COVID-19 and Students’ Mental Health

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COVID-19 and Students’ Mental Health

With how the COVID-19 outbreak is panning out, the psychological issues which come with it have rapidly intensified its public health burden. Emerging research assessing the mental health implications of COVID-19 have identified an increased rate of moderate-to-severe depressive and anxious symptoms among the general public. These widespread outbreaks are linked with adverse mental health consequences.

For university students, increased levels of psychological distress and negative academic consequences are prevalent even before the COVID-19. Then, as a result of social distancing measures implemented in response to COVID-19, higher education institutions have shifted to an emergency online learning format. As can be expected, this worsened the academic stressors for many students.

There are already a number of studies which have explored the impact of COVID-19 on student education and well-being. One study reported that approximately 25% of their sample reported experiencing anxiety symptoms, which were positively correlated with increased concerns about academic delays, economic effects of the pandemic, and impacts on daily life. Additionally, it can be said that while the economic effects of the pandemic causes a number of challenges for both domestic and international students, the complications might be more severe for international students due to visa conditions and other limitations that come with being an international student.

What can be done and how can we remain positive, hopeful and emotionally healthy while we observe the pandemic situation to evolve and our academic and social life get back into a normal state again? The quote below extracted from an article published on Beyond Blue website provides a valuable suggestion:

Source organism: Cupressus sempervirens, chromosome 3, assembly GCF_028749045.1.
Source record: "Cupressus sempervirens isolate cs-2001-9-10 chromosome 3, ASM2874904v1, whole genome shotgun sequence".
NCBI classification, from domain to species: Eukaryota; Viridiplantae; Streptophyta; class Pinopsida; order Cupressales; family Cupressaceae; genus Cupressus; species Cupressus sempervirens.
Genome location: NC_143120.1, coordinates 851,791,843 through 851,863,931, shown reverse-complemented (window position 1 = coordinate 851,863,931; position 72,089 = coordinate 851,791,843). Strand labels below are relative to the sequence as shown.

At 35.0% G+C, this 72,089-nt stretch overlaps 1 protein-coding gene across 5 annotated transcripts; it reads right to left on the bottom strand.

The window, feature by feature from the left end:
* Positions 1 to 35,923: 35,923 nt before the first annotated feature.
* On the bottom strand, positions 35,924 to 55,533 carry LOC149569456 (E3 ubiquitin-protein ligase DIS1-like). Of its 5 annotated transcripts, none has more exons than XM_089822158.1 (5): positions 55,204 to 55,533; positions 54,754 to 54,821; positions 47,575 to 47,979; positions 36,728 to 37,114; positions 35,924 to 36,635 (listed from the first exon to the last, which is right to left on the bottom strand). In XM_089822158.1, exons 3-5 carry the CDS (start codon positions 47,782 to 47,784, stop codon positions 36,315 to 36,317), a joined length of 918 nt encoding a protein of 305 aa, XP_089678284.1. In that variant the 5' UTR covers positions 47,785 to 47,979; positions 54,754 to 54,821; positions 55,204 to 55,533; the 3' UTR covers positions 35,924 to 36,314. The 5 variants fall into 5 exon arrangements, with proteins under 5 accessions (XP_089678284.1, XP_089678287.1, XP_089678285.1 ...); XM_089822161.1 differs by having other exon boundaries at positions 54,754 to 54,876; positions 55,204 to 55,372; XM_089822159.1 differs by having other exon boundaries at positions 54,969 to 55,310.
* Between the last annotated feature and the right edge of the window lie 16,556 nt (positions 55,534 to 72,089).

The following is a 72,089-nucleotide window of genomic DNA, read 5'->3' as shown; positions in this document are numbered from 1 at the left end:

Regular physical activity is a good way to help prevent or manage mild anxiety and depression. Keeping active can help you stay physically fit and mentally healthy, which is particularly important as people deal with the effects of COVID-19. – Beyond Blue

BeyondBlue.org.au

As noted in another article published by Skills Academia early January 2021, working on personal and professional development and focusing on your purpose and the bigger picture may also boost mood, creativity, and optimism during the COVID-19 pandemic. You can identify some areas of improvement in your soft or hard skills, and while observing the unfolding of this pandemic and taking all the health and safety measures into consideration, get yourself into some micro-skills short courses or online training and up-skilling opportunities to shift your focus from negative side-effects of this pandemic, to something more positive, meaningful, and valuable. Here are a few recommendations in relation to some micro-skills and training opportunities that we offer at Skills Academia, or you may wish to consider at other coaching, training and educational institutions:

  • Presentation Skills (Corporate, Academic and Non-academic) .
  • Portfolio Development (Professional Brand, Resume, Online Profile).
  • Small Business / Entrepreneur Planning
  • Stress Management, Anger Management and Negotiation Skills

We may all agree that the lockdown brought by COVID-19 pandemic drastically changed the daily routine of students from multiple dimensions: work arrangement, socialisation, and study. While these changes may have brought severe uncertainty and anxiety to those who were directly affected, students who maintained a reasonable level of social engagement (online apps to connect to family/friends, videoconferencing and online forums) and those who managed to exercise and engaged in some form of personal development activities, seem to be among optimistic. These students who are showcasing a great level of emotional fitness, are patiently and enthusiastically awaiting the situation improve.